Make Your Annual Flowers Perennials

November 14, 2013 | By | Comments (7)
Geranium

Like this geranium, many flowers sold as annuals in cold winter climates can become perennials by overwintering them inside. Photo by Steve Bender.

There’s a freeze warning out tonight in Grumpy’s neighborhood, which means his annual flowers are doomed. Or are they? Four years ago, Grumpy’s wife bought a one-gallon, coral-pink geranium and planted it in a concrete planter by our front steps. It’s still blooming. How can that be?

It’s because there are two kinds of “annuals.” The first are true annuals, like cosmos, larkspur, bachelor’s-button, celosia, and common sunflower. After they flower, they set seed and die. This is genetic programming you can’t change. The second are tender perennials we treat like annuals because of our cold winters. Remove the cold, give them winter sun, and they become perennials that you can enjoy for years. This is what we did with our geranium.

Come Inside, My Pretty

Geranium

The dang planter weighs a ton, so moving it takes a hand-truck. Photo by Steve Bender.

Fortunately, our garage has windows to let in sun and it stays about 55-60 degrees in the winter. So the geranium does fine. Oh, it’ll shed some leaves because of the dimmer light, but I just pluck them off. Common geranium (Pelargonium x hortorum) has succulent stems that become woody over time. I’ve seen older specimens pruned into small trees. It needs very little water in winter — just enough to keep it from wilting — and zero fertilizer.

Achtung! Very important! (Turn off Hoda and Kathy Lee — trust me, you won’t miss a thing.) Before bringing any plant indoors that’s spent the summer outside, closely inspect it for any pests, like aphids, spider mites, scales, mealybugs, or white flies. In close quarters, one infested plant could quickly infest them all. So spray the foliage thoroughly — both upper and lower leaf surfaces — with paraffinic horticultural oil or insecticidal soap (both are natural and very safe) to kill hitchhiking pests, their larvae, and eggs. When it dries, bring the plant indoors.

Other Annuals You Can Make Perennial

Begonia

Common waxleaf begonias are easy to overwinter indoors in a sunny window. Photo: kafka4

1. Angelonia
2. Begonia
3. Coleus
4. Common heliotrope
5. Copper leaf
6. Dusty Miller
7. Impatiens
8. Lantana
9. Madagascar periwinkle
10. Pentas
11. Persian shield
12. Polka-dot plant

COMMENTS

  1. VB

    Okay, I’m trying it this year with my huge begonias and geraniums. I swear I have perennial lantanas. Are you familiar with them? Or I am mistaken about the name?

    November 14, 2013 at 12:11 pm
  2. Dea

    Here on the Houston Gulf Coast, Dusty Miller and Begonias are true perennials. They’ll overwinter just fine in the flower bed unless we have an exceptionally cold freeze (below 30 degrees for more than 8 hours). And even then, since that’s usually a once-a-winter event, you can still overwinter them in beds if you cover them properly. My new beds have Dusty Miller just planted, but my neighbor has some that are more than five years old and never moved from the flower bed on the east side of the house. In Huntsville, which is about 45 miles north of us, my mother over-wintered begonias in her flower beds, only having to cover them once or twice each winter. One of them was over 10 years old, and HUGE! It was about four feet in diameter. (In the interest of full disclosure, my late mother had a green thumb that went clear up to her elbow — she could grow ANYTHING in the garden!)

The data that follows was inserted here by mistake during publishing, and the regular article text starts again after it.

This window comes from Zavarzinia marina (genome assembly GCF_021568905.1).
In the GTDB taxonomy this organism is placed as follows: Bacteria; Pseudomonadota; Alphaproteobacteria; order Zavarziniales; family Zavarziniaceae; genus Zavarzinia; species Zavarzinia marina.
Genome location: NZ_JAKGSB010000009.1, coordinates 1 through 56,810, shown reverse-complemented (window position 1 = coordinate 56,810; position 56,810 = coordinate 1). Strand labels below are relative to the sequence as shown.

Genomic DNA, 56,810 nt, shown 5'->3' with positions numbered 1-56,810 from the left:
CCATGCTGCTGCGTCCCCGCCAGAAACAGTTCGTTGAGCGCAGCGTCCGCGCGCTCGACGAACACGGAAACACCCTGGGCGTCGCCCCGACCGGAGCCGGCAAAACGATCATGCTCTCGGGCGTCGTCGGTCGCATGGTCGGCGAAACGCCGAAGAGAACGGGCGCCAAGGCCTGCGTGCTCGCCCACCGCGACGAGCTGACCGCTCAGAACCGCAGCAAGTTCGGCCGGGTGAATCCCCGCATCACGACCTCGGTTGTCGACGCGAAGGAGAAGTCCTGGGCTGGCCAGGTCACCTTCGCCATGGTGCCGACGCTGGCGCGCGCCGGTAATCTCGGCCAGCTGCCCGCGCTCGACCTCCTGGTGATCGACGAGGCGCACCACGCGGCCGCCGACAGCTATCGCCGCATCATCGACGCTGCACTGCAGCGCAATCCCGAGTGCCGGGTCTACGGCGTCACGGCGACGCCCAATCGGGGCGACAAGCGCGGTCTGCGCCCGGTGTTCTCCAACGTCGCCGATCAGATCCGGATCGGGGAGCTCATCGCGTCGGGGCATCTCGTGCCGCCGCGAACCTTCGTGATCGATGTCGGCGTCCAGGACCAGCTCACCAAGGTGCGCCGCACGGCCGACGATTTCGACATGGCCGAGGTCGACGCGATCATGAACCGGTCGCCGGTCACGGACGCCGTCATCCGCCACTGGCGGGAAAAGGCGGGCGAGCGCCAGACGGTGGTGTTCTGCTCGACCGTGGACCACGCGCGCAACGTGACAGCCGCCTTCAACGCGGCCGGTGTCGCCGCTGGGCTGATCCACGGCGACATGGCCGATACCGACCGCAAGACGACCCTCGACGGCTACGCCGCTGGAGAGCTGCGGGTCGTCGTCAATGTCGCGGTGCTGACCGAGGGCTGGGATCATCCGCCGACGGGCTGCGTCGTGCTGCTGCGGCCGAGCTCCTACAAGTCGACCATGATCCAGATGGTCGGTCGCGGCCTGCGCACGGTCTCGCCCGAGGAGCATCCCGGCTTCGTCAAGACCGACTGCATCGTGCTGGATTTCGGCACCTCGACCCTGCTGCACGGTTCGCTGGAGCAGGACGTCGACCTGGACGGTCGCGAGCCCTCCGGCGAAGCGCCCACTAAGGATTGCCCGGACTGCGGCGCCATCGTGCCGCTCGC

November 14, 2013 at 12:46 pm
  3. Big C

    They’re all perennials — just tender ones, which means in some areas they will die and in some they are fully hardy. It depends on where you live. Lantanas are hardy to zone 8, but they can stay in the ground even in colder climates. They might die back, but they’ll come up again in spring.

    November 14, 2013 at 12:53 pm
  4. VB

    Yes they die back, and come back larger each year. I have to prune them back to keep them from covering walkways! I’ve been dividing them and transplanting to keep them from being larger than I want.

    November 14, 2013 at 1:11 pm
  5. sharon holmes

    I have a beautiful two-year-old red greranium, and will attempt to overwinter my hibiscus this year!

    November 14, 2013 at 2:19 pm
  6. Colin McKnight

    I had a pair of red geraniums that I overwintered in a south facing window in upstate NY for about 8 years. They had gotten leggy, so I trained them into lollipop topiaries that summered on either side of the front walk. The stems do get pretty woody, as Grumpy said.

    November 14, 2013 at 5:02 pm
  7. Cindy S

    I had 6 geraniums that I kept for over 8 years by moving them to the garage for the winter. I cut back on the water and trimmed back the plant to about 2-3 inches high. After the last frost in spring I would set them out to get rain and sun, give them a shot of fertilizer, then after a couple of weeks, I would move them back to their summer spots and resume routine water and feeding schedules. They would come back nice and full. However, this year I jinxed myself. After bragging about how well they overwintered, they decided to make me a liar and croaked. Now I’m having to start all over again with fresh plants. This winter I’m altering the “minimal water” rule to at least a pint of water a week per 12″ pot. We’ll see how they do.

    November 16, 2013 at 10:55 am